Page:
Everything is illuminated
Hyde Park Art Center lights up the scene with new digs and a high-tech facade
In the weeks before its grand opening, the newly relocated Hyde Park Art Center was looking more like a construction zone than a finished space. Designed by renowned architect Douglas Garofalo, the nonprofit’s vastly expanded quarters in a renovated building includes tripled exhibition space, a resource center, a café, a kiln room and airy studios suffused with natural light. But the most intriguing element is the glass and steel portion of the facade that doubles as an 800-square-foot, ever-changing piece of art.
At press time, though, workers were still hustling to install the windows in time for last weekend’s opening gala. This 128-foot-long surface runs along the second floor of the center and sits above an exterior sculpture court, along a portion of the length of the building on Cornell Street. Behind 10-foot-tall windows, a screen rolls down to a second-story catwalk mezzanine to display imagery from projectors mounted on the ceiling. The whole system is powered by 11 computers.
Creating this experimental electronic space was foremost in the minds of Garofalo and HPAC’s executive director, Chuck Thurow, but they needed to find someone to make it work. A board member hooked them up with Mark Hereld, an Argonne National Laboratory scientist who specializes in display systems and scientific visualization. Hereld outfitted the computers with high-performance sound cards and powerful technology used in the video-game industry. Until now, this technology has not been available for artists to use in such a public, large-scale way.
“A lot of different possibilities exist for anyone who has the chops to play with it,” Hereld says.
The facade will be one of the crown jewels at HPAC, which was given a 35-year rent-free lease with the provision that it raise its own renovation funds. So HPAC added this feature to the existing building, a bland brick structure owned by the University of Chicago.
The center definitely deserves such a noteworthy structure: Established in 1939, HPAC nurtured the early careers of local artists like Jim Nutt, Gladys Nilsson and Ed Paschke. For many years, it was the only noncommercial venue that exhibited Chicago artists.
HPAC’s inaugural show, aptly titled “Takeover,” honors its local tradition by inviting 47 artists from Chicago or who have strong ties to the city. “Ideally we were thinking of the building as a medium for the artists to make new work,” says Allison Peters, HPAC’s curator. Among the invited artists are Kerry James Marshall, Kay Rosen, Anne Wilson and Joan Livingstone.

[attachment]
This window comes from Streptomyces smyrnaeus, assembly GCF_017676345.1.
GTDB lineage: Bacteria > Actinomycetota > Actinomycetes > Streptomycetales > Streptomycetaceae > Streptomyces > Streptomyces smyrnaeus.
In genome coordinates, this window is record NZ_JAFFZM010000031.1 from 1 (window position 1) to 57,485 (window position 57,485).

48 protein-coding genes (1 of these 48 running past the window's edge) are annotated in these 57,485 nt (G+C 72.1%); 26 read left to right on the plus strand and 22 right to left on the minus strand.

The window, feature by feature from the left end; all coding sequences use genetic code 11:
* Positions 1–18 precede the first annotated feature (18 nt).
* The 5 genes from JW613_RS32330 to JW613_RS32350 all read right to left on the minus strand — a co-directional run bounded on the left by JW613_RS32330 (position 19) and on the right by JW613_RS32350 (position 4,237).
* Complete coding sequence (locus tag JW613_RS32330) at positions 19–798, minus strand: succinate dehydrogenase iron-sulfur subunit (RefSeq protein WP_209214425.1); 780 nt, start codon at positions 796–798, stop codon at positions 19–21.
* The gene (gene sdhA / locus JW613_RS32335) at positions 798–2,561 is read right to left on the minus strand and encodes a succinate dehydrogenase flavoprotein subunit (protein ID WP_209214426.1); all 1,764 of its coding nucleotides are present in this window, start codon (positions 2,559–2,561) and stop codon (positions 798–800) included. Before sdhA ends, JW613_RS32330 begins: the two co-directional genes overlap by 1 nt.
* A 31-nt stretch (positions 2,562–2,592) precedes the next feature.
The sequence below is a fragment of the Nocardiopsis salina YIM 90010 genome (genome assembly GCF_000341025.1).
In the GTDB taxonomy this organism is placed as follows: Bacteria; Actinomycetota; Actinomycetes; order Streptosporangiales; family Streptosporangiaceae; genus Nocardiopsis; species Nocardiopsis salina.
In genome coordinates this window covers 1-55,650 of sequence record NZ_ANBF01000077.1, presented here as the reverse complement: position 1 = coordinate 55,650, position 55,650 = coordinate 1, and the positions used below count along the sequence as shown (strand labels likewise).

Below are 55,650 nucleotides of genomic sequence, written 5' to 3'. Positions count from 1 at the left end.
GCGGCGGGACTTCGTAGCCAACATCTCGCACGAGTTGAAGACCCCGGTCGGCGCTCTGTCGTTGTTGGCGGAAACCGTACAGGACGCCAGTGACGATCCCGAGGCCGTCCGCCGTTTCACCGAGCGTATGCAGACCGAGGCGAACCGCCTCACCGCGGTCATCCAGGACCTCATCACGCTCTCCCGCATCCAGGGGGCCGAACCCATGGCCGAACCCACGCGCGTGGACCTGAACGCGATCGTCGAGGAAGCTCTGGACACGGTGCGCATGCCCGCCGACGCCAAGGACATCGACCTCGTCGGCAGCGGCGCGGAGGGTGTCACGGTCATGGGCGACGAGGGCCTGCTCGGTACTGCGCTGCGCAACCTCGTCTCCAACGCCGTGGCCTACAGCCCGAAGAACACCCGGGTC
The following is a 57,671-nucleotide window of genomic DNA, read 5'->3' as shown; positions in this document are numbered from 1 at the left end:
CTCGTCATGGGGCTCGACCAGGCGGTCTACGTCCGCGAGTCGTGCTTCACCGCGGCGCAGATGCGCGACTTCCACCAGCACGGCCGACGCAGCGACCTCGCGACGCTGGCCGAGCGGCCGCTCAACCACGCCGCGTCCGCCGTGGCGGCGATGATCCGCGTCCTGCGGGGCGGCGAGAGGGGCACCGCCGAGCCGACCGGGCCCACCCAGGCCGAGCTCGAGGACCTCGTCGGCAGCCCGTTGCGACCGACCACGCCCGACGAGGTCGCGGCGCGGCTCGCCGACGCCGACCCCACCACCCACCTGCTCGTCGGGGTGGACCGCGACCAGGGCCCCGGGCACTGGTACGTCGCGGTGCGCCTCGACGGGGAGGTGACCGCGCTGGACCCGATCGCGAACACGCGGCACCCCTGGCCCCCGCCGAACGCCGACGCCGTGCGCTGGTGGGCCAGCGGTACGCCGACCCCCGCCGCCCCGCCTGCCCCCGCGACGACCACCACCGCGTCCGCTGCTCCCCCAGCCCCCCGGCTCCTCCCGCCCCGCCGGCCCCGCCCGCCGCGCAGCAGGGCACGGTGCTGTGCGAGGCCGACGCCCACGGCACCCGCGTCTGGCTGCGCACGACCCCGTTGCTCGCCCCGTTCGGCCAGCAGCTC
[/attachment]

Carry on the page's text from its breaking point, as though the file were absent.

After Hereld was brought on board, artist Inigo Manglano-Ovalle was tapped to design the first piece for the facade. The MacArthur award winner employs natural phenomena and scientific data as materials in his work, so he created his piece for HPAC, titled Random Sky, with the use of a weather station, which gathers local data and interprets it visually. For the piece, sound artist Richard Gribenas crafted an ever-changing sonic sculpture based on abstract tones created by subtle shifts in nature that normally we can barely hear.
But don’t expect Random Sky to tell you which way the wind is blowing. “Nobody is going to look at our projection system and know if it is raining—they’ll have to go outside,” Manglano-Ovalle says. He has absolutely no interest in “fetishizing” the heavens—there will be no bright blue background with puffy white clouds. “I’m not after a Hollywood sky,” he says, “but it will still have that spectacle.”
Yet in the weeks prior to HPAC’s opening, the artists had no way to give their project a true test run. They fine-tuned the concept and tested it on small computers, so they knew it was going to work, but there was still an element of uncertainty. Yet Manglano-Ovalle remained calm. “It will be a surprise,” he says.
The other surprise is HPAC’s interior. Peters, who formerly curated a 7,000-square-foot exhibition space, now has several gallery halls to program within the nearly 35,000-square-foot structure. And proposals are flowing in fast for the facade: Future video works will have the potential to use interactive systems programmed to respond to human movement.
But Peters hopes to see more ideas for installations, as well. After all, the other major component to the facade is the interior catwalk, wide enough to house work and also for people to view the enormous gallery space below. On bright, sunny days—when it won’t make sense to project—or if the expense of replacing the bulbs becomes prohibitive, the screens will roll up and the catwalk will be on display.
HPAC does not have the resources or desire to become a collecting museum, but artworks created for the facade can be stored easily in a computer. Random Sky will be the first piece the center owns. If HPAC wants to use it again, it will be simple, Hereld says: “All they will have to do is turn on a switch.”
“Takeover” runs through June 11 at the Hyde Park Art Center (5020 S Cornell Ave).